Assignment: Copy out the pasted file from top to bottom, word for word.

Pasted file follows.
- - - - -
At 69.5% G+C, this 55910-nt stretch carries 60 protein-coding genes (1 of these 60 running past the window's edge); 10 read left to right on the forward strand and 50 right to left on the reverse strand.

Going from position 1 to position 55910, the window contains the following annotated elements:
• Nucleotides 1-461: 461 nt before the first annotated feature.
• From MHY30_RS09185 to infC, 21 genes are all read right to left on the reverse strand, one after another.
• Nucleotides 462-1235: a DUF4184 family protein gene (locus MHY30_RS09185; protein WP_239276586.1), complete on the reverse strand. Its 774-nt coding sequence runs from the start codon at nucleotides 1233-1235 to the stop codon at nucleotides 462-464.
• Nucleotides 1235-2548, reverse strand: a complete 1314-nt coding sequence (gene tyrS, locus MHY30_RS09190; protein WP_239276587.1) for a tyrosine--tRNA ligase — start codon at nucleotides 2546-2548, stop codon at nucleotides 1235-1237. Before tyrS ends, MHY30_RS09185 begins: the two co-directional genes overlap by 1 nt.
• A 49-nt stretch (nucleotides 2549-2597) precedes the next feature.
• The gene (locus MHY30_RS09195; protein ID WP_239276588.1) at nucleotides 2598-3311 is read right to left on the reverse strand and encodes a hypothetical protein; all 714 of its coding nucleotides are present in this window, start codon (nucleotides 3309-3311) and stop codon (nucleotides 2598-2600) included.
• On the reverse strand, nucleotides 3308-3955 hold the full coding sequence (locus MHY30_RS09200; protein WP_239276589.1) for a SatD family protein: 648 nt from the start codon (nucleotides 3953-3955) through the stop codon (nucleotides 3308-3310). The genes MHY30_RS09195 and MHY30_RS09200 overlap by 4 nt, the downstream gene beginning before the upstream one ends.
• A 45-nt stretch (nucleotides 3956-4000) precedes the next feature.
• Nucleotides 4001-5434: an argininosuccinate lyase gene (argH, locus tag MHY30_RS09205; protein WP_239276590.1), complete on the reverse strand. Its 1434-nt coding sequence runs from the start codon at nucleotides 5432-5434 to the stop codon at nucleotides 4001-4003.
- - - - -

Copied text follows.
At 69.5% G+C, this 55910-nt stretch carries 60 protein-coding genes (1 of these 60 running past the window's edge); 10 read left to right on the forward strand and 50 right to left on the reverse strand.

Going from position 1 to position 55910, the window contains the following annotated elements:
• Nucleotides 1-461: 461 nt before the first annotated feature.
• From MHY30_RS09185 to infC, 21 genes are all read right to left on the reverse strand, one after another.
• Nucleotides 462-1235: a DUF4184 family protein gene (locus MHY30_RS09185; protein WP_239276586.1), complete on the reverse strand. Its 774-nt coding sequence runs from the start codon at nucleotides 1233-1235 to the stop codon at nucleotides 462-464.
• Nucleotides 1235-2548, reverse strand: a complete 1314-nt coding sequence (gene tyrS, locus MHY30_RS09190; protein WP_239276587.1) for a tyrosine--tRNA ligase — start codon at nucleotides 2546-2548, stop codon at nucleotides 1235-1237. Before tyrS ends, MHY30_RS09185 begins: the two co-directional genes overlap by 1 nt.
• A 49-nt stretch (nucleotides 2549-2597) precedes the next feature.
• The gene (locus MHY30_RS09195; protein ID WP_239276588.1) at nucleotides 2598-3311 is read right to left on the reverse strand and encodes a hypothetical protein; all 714 of its coding nucleotides are present in this window, start codon (nucleotides 3309-3311) and stop codon (nucleotides 2598-2600) included.
• On the reverse strand, nucleotides 3308-3955 hold the full coding sequence (locus MHY30_RS09200; protein WP_239276589.1) for a SatD family protein: 648 nt from the start codon (nucleotides 3953-3955) through the stop codon (nucleotides 3308-3310). The genes MHY30_RS09195 and MHY30_RS09200 overlap by 4 nt, the downstream gene beginning before the upstream one ends.
• A 45-nt stretch (nucleotides 3956-4000) precedes the next feature.
• Nucleotides 4001-5434: an argininosuccinate lyase gene (argH, locus tag MHY30_RS09205; protein WP_239276590.1), complete on the reverse strand. Its 1434-nt coding sequence runs from the start codon at nucleotides 5432-5434 to the stop codon at nucleotides 4001-4003.